So if international finance is essential and private international finance is fleeing, the only option is international public finance. Indeed, this is the hour for which the international financial institutions were invented. To date, despite the fury of the street protests in Istanbul, they have "had a good war", being well-led and scaling up their provision of finance enormously. But almost all of that finance has been to the emerging market economies and eastern Europe. The poorest countries have been further marginalised by the crisis.

The underlying reason is not reluctance of the World Bank and the IMF to help, but the way that the G20 have structured their increase in finance. Extra aid, which has traditionally been the source of public finance for the poorest countries, has basically been off the table. Money has been found for the IMF through the issue of Special Drawing Rights (SDR), and for the World Bank through the issue of more IBRD loans, but these instruments have traditionally been largely confined to middle-income countries.

If the countries of the bottom billion are to benefit, the criteria for disbursement will need to be changed. The potential is considerable. Surplus SDRs could be reassigned from the many rich countries that do not need them to the poor countries that do: the French government has already led the way. Flows from the International Bank for Reconstruction and Development (IBRD) to middle-income countries are so enormous that even a modest share would be equivalent to a large increase in aid: it is for this that Zoellick rightly seeks a capital increase for the Bank.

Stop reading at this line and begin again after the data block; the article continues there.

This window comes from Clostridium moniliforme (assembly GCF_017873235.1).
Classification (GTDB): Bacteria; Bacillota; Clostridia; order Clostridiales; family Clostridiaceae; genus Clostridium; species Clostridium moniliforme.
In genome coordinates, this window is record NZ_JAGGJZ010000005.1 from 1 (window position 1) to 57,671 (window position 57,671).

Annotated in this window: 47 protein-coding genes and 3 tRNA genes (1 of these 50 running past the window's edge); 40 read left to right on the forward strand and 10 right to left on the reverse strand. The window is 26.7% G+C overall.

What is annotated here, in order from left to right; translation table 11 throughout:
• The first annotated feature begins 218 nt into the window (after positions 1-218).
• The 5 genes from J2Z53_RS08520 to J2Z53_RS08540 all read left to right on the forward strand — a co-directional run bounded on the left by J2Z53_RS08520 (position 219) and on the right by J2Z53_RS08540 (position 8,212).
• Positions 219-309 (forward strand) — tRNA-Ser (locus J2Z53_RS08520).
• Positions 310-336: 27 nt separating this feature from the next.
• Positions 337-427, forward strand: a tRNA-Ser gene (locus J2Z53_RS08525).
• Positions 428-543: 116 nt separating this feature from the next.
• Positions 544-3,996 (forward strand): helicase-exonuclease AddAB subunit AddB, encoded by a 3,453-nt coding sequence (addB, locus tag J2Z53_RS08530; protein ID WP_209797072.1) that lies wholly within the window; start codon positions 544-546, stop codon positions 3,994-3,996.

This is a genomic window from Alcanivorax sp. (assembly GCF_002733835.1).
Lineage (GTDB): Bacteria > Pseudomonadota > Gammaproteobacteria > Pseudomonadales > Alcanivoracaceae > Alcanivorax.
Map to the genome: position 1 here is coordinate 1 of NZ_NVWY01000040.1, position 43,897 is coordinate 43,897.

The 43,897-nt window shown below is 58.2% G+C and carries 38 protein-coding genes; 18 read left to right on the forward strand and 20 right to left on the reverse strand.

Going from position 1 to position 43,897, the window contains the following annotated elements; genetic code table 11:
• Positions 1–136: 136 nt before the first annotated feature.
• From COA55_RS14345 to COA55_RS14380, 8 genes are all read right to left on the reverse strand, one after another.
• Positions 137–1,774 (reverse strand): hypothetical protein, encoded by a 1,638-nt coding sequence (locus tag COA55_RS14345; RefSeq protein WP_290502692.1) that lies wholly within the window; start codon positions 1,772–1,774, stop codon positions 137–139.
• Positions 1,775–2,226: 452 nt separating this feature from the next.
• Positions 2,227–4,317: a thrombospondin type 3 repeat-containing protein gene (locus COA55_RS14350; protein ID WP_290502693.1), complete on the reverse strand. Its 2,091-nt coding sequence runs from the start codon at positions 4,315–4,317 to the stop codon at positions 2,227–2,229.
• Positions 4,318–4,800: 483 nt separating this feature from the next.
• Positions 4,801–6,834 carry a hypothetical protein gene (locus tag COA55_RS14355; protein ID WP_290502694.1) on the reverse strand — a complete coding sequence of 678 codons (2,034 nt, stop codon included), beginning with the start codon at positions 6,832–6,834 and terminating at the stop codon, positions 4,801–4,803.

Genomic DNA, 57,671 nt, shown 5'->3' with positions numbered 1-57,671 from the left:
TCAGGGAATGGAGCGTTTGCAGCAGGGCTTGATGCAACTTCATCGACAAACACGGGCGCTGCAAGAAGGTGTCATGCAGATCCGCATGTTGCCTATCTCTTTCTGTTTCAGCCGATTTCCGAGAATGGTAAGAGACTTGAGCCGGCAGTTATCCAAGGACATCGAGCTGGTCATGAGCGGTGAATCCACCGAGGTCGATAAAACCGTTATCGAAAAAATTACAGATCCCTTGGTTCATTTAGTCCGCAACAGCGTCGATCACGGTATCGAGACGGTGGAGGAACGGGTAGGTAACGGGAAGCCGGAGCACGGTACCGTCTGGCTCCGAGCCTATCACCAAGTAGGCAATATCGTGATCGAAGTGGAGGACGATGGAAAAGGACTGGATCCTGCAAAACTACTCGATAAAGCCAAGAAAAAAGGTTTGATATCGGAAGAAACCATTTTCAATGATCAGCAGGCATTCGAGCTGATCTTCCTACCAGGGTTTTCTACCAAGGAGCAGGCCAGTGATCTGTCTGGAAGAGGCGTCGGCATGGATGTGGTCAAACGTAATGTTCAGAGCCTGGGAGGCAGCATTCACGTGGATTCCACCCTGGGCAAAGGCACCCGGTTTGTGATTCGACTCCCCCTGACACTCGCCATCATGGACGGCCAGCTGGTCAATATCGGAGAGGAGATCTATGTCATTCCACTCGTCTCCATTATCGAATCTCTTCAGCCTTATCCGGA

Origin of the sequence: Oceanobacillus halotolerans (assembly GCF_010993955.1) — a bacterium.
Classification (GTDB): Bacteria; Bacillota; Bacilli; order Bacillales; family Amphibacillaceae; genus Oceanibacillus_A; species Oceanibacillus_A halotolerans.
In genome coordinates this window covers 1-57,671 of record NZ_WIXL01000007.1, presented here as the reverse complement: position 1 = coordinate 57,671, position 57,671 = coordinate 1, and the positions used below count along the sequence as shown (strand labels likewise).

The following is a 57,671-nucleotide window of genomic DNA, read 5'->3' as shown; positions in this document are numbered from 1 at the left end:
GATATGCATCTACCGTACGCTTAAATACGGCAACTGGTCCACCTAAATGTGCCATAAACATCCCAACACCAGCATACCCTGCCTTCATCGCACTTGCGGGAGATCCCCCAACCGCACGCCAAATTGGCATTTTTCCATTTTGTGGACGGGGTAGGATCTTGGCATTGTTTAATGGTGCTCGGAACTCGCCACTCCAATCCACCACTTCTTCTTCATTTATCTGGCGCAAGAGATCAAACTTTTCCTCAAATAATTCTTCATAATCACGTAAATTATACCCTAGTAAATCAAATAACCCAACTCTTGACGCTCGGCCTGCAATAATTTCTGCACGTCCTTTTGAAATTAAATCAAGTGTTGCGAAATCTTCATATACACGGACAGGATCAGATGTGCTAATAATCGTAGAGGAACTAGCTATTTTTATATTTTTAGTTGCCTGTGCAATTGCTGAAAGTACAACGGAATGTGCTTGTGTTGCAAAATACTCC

Street protesters should be screaming their support. Yet using SDRs and the IBRD would carry serious risks. Unlike aid, both have to be paid back. Unless the money was well used, resorting to them would have the makings of a new debt crisis without an obvious exit strategy.

What does "well used" actually mean? It is not synonymous with the conventional aid concern that the money should "reach poor people". It means using the money only for investment, which poor people would be highly unlikely to do. And it means investing the money productively. Each of these steps would be a new departure for many African governments.

For the first step, use of the new financing instruments has to be accompanied by a credible way in which governments commit themselves to their own citizens not to spend borrowed money on consumption. This implies that governments need to be able to tie their hands, for example through explicit legislated medium-term budget commitments to investment supported by legal recourse.